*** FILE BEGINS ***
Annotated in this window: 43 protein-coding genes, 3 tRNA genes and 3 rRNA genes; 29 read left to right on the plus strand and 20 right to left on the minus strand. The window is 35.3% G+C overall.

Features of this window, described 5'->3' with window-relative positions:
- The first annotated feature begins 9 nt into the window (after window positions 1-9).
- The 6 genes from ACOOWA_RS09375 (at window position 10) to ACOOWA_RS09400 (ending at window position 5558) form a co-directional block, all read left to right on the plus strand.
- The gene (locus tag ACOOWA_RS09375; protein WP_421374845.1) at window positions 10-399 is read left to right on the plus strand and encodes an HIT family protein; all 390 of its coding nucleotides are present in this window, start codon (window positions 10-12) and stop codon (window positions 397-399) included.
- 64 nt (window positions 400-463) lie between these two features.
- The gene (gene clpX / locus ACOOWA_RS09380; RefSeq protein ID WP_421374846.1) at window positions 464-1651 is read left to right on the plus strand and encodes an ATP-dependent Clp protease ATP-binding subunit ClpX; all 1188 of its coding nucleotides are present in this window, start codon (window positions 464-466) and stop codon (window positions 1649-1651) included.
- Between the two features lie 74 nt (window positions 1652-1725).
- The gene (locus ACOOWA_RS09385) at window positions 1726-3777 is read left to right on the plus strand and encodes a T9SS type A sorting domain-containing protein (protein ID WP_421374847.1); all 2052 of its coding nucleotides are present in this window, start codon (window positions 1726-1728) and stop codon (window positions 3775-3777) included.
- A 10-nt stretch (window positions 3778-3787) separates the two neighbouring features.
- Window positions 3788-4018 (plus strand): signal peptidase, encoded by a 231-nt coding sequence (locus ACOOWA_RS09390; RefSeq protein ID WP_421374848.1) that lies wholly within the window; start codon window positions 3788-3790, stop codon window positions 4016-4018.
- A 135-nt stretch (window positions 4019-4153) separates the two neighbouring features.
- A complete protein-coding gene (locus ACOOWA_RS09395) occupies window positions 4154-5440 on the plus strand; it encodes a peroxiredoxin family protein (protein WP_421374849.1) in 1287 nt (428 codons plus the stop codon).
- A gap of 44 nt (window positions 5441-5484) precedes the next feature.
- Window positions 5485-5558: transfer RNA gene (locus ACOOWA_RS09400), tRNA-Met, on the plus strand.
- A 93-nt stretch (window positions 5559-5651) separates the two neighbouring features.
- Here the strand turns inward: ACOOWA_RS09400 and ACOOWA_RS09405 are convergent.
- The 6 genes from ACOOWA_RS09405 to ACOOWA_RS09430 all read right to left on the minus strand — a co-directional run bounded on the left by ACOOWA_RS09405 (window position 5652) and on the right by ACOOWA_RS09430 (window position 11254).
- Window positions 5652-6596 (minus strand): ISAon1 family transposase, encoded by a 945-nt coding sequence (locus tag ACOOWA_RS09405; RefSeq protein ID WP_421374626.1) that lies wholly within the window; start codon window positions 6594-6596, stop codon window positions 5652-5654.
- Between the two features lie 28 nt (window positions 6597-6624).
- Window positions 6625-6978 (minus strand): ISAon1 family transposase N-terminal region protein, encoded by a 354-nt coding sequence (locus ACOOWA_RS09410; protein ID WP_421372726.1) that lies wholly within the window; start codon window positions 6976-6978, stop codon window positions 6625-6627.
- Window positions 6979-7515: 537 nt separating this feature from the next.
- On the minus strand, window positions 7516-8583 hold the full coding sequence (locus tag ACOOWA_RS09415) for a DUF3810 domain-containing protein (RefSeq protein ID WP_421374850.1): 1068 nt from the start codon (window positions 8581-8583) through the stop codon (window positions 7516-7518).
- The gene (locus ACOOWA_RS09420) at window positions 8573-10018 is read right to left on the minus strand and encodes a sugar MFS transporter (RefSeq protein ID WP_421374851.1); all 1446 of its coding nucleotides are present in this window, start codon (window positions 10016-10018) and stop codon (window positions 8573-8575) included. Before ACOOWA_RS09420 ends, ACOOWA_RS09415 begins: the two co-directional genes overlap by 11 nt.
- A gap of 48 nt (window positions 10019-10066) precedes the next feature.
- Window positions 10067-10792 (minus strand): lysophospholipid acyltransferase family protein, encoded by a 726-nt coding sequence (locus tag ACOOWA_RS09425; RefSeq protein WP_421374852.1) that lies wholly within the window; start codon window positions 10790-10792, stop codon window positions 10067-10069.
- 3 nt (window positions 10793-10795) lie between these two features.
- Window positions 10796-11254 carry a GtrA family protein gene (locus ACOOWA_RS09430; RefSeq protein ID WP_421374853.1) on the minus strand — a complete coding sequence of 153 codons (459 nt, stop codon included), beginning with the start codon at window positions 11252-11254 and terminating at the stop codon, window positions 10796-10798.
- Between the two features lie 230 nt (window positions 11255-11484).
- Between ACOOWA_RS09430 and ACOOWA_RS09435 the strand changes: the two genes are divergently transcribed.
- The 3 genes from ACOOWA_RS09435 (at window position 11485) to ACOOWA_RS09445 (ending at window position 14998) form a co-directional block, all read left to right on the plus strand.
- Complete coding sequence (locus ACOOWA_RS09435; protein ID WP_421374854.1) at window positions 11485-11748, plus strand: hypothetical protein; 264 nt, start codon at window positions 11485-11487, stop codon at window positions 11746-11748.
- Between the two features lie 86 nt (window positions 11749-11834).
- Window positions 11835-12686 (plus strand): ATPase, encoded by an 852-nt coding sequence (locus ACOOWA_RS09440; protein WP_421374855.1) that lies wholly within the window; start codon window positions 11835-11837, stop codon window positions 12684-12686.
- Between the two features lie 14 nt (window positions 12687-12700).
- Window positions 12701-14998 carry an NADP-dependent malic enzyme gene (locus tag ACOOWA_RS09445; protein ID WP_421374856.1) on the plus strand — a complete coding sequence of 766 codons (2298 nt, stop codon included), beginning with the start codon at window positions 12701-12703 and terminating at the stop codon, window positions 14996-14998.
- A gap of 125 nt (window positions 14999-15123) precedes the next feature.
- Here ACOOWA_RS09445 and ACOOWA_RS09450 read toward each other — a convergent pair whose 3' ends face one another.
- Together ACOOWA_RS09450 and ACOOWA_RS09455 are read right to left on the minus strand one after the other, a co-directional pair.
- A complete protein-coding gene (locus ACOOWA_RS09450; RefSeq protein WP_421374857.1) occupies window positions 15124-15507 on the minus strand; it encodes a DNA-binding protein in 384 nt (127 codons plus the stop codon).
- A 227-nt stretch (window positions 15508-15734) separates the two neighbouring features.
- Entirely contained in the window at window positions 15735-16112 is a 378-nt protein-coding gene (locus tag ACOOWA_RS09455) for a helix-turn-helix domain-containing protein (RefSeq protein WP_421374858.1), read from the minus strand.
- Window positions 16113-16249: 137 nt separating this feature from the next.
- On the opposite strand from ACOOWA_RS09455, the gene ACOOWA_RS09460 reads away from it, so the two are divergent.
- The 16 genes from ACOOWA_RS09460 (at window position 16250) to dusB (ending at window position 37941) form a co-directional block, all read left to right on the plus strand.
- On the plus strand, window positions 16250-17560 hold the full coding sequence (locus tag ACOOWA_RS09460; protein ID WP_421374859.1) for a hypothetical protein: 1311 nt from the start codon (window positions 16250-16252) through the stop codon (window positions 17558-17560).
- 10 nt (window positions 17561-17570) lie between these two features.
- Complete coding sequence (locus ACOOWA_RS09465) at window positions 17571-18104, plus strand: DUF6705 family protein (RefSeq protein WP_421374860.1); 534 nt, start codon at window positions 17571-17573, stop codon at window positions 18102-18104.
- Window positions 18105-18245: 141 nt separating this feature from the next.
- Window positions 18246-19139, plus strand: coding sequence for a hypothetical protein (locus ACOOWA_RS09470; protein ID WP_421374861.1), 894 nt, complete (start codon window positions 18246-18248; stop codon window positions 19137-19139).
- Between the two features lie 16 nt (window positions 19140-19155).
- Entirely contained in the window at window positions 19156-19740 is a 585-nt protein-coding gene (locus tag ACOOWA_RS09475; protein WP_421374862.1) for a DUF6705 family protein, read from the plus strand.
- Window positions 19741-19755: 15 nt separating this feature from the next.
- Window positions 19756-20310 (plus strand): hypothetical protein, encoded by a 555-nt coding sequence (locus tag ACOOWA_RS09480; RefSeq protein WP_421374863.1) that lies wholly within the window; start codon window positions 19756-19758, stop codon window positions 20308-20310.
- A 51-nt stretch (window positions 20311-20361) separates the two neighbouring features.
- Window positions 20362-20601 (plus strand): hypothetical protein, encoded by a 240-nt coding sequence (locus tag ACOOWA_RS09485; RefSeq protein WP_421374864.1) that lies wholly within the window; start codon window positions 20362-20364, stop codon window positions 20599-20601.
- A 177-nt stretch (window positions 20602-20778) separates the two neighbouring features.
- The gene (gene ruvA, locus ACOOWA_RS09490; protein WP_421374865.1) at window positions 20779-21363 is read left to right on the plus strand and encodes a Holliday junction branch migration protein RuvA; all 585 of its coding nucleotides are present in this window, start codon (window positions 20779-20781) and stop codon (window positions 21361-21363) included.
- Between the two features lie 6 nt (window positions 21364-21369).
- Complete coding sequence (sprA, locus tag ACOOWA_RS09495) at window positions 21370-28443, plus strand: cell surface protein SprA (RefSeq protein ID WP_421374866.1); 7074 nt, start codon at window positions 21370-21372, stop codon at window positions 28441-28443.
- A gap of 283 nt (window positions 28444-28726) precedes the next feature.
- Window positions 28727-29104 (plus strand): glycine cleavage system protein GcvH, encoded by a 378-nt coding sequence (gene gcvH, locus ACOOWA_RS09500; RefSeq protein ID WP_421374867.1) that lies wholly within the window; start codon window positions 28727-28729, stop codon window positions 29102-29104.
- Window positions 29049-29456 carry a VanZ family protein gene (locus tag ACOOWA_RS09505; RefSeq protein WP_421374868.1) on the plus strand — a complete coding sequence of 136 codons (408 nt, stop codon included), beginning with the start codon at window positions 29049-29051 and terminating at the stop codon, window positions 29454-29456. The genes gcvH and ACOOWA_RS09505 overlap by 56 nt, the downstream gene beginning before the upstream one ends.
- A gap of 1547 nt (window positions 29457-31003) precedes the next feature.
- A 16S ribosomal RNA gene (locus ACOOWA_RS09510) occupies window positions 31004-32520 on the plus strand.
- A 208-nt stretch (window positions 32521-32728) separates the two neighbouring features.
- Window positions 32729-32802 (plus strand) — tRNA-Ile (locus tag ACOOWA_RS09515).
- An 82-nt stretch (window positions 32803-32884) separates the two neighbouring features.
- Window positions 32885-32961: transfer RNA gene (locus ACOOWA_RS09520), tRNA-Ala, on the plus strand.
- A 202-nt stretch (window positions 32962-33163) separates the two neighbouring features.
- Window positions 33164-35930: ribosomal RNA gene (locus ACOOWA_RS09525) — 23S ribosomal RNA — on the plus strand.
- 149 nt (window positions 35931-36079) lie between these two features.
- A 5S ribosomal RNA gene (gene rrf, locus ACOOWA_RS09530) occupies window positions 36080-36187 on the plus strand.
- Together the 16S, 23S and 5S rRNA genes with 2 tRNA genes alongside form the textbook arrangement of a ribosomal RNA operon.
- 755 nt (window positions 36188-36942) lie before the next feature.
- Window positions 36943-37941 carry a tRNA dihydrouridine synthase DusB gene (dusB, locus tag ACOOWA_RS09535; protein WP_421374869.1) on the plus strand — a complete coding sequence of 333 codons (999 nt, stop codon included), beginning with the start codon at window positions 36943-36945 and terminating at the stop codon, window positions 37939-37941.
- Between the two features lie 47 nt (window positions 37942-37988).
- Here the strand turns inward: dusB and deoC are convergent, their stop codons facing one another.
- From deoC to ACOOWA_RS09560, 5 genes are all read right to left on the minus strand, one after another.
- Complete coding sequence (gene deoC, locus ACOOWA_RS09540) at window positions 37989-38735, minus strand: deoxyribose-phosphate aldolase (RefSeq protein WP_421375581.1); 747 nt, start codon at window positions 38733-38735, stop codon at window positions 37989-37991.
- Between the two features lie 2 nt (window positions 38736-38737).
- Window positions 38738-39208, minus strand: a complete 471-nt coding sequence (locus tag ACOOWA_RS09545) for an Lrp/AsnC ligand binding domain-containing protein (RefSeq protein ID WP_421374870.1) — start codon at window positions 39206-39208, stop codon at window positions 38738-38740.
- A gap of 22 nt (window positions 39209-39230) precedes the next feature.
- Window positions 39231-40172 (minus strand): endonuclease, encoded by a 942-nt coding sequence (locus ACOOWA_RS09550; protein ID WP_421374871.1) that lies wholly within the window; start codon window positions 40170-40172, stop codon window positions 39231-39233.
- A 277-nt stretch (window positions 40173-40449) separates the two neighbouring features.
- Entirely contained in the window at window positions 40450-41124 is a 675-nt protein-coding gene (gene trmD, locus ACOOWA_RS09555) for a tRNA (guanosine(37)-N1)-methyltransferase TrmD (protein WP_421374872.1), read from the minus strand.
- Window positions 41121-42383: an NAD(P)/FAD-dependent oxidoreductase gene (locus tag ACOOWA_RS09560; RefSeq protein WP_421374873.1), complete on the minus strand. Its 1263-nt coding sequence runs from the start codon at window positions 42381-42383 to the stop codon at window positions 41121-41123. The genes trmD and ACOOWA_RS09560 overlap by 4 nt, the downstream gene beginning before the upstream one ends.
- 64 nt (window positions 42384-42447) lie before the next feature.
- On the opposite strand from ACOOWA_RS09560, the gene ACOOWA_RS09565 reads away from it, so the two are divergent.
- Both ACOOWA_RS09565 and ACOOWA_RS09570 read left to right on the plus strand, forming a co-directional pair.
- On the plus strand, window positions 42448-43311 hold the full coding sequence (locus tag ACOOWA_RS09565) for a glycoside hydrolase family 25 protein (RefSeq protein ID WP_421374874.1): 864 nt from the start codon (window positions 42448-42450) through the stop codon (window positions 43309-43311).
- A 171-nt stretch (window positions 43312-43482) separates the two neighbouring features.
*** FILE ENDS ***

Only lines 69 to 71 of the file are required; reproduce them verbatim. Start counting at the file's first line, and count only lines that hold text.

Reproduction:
- Window positions 32885-32961: transfer RNA gene (locus ACOOWA_RS09520), tRNA-Ala, on the plus strand.
- A 202-nt stretch (window positions 32962-33163) separates the two neighbouring features.
- Window positions 33164-35930: ribosomal RNA gene (locus ACOOWA_RS09525) — 23S ribosomal RNA — on the plus strand.